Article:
There was a day of ribbon-cutting, unveiling and saying thanks last week at the Hay River Heritage Centre.
One of the highlights of the Sept. 11 event was the opening of a new trail and park area in which exhibits are displayed, such as one of the original generators for the town and various farming equipment.
The plan is to add more exhibits to the outdoor area, and to hopefully pave the now-stone pathway to make it more accessible for wheelchairs.
Brad Mapes, the chair of the Hay River Museum Society, said things have been moving forward at the heritage centre under a proactive board.
“It’s amazing what we’ve done in the last year,” he said.
Mapes credited those advances to the efforts of volunteers, support from the business community, and funding from various government departments, such as Education, Culture and Employment, and Industry, Tourism and Investment.
The special guest at the Sept. 11 event was Deputy Premier Michael Miltenberger.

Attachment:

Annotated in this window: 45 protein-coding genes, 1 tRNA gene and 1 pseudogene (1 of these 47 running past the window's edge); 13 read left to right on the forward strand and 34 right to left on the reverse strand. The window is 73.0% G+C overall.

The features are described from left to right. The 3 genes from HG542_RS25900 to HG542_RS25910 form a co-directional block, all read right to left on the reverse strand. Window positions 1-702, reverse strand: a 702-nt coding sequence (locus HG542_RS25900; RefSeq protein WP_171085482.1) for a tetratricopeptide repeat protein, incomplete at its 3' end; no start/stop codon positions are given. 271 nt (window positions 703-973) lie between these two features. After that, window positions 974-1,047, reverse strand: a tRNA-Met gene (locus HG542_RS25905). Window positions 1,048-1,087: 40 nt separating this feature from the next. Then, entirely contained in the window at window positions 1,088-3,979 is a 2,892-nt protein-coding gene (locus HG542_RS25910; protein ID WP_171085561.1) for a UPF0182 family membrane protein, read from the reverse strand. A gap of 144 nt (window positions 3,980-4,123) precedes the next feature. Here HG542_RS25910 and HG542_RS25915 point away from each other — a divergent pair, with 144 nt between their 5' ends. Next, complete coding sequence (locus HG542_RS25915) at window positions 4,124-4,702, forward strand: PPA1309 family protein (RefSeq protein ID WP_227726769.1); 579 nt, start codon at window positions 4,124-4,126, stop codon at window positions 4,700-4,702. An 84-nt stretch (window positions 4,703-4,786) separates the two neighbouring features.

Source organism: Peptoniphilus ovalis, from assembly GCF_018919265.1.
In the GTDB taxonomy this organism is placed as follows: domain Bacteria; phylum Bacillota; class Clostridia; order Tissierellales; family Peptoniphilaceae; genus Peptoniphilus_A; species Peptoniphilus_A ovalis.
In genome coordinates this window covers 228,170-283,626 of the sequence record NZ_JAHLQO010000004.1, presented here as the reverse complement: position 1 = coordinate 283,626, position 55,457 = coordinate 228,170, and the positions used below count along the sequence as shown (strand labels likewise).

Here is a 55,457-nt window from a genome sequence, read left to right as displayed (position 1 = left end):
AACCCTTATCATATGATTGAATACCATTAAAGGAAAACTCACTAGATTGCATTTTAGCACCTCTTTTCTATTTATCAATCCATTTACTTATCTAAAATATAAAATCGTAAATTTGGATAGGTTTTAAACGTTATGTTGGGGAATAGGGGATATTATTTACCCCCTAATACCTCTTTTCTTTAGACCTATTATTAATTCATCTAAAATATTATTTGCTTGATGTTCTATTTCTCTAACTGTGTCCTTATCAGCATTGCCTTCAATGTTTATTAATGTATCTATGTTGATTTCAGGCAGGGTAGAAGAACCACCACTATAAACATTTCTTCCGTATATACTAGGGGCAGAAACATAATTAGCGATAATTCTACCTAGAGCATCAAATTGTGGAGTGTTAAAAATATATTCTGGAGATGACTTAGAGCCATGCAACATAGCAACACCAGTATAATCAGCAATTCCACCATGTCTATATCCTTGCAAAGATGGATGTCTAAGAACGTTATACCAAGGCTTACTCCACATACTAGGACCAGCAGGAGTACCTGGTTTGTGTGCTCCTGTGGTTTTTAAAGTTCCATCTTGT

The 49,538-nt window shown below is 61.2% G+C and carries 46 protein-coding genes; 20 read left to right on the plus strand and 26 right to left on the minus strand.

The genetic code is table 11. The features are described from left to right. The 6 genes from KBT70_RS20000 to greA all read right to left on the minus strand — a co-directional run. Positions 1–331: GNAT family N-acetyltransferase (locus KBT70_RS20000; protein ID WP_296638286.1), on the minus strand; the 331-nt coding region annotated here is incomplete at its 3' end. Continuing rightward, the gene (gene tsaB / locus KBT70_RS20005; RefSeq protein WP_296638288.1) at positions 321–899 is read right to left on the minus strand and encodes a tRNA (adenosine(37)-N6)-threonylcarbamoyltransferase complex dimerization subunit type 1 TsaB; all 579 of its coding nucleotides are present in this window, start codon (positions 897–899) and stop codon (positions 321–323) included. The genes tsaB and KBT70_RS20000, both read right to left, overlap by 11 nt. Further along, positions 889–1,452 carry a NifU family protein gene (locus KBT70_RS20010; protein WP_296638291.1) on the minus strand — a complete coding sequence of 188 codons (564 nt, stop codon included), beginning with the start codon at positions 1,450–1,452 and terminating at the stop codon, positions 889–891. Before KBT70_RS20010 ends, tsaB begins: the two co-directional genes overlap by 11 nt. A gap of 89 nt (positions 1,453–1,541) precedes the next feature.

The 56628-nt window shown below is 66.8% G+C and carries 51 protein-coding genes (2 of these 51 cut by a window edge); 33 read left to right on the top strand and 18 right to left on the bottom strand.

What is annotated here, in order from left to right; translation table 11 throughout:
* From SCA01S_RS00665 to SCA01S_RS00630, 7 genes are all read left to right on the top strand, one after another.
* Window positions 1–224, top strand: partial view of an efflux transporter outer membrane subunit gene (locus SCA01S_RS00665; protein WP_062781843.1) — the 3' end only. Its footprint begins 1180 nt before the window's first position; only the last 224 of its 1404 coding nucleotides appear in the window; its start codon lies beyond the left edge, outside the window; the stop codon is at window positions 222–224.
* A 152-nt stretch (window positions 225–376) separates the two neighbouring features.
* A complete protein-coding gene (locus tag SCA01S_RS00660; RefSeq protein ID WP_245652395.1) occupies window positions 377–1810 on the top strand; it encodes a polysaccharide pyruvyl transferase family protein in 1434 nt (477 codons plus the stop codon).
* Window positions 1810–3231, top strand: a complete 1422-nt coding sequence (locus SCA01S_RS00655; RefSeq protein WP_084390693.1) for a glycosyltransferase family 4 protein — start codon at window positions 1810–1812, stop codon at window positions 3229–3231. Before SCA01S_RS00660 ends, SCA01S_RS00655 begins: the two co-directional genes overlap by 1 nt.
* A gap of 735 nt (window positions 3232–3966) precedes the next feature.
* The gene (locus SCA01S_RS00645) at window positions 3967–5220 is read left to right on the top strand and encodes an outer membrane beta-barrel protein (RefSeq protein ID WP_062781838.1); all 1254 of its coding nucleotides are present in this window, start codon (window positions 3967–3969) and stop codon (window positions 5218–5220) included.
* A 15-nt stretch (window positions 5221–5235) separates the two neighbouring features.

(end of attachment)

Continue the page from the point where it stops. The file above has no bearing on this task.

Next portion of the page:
Prior to the ceremonies, Mapes took Miltenberger on a guided tour of the museum and its grounds.
“I’ve driven by it, but I’ve never stopped in,” the territorial cabinet minister said. “It’s a very impressive amount of work.”
As part of the special events at the heritage centre, three volunteers in particular were honoured – Vicky Latour, and Peter and Marge Osted.
“The history of the museum really has to do with the fact that Marge, Peter and Vicky put a lot of effort into getting the property and getting all the items in here, and getting a vision of what we needed to have to go forward. And we appreciate all they’ve done,” said Mapes.
A garden just outside the heritage centre building was dedicated as The Vicky Latour Garden.
Latour and Miltenberger unveiled a plaque naming the garden.
The Osteds were honoured with the naming of a wing of the heritage centre The Peter and Marge Osted Gallery.
Miltenberger said he was struck by the incredible reliance on volunteers.
“Volunteers are the lifeblood of our community, and I think we see it here today,” he said in comments to guests. “Without volunteers, we’d be nowhere.”
Miltenberger, who is the Thebacha MLA, also suggested connections could be developed between the Hay River Heritage Centre and Northern Life Museum and Cultural Centre in Fort Smith.
“There are things I think we could create in the South Slave that would bring all that history together, recognizing the unique roles that both communities have played in the history of the Northwest Territories,” he said.
Mapes said the Hay River Heritage Centre will continue to develop, noting, “It’s more than just the history, it’s the wellness of our community.”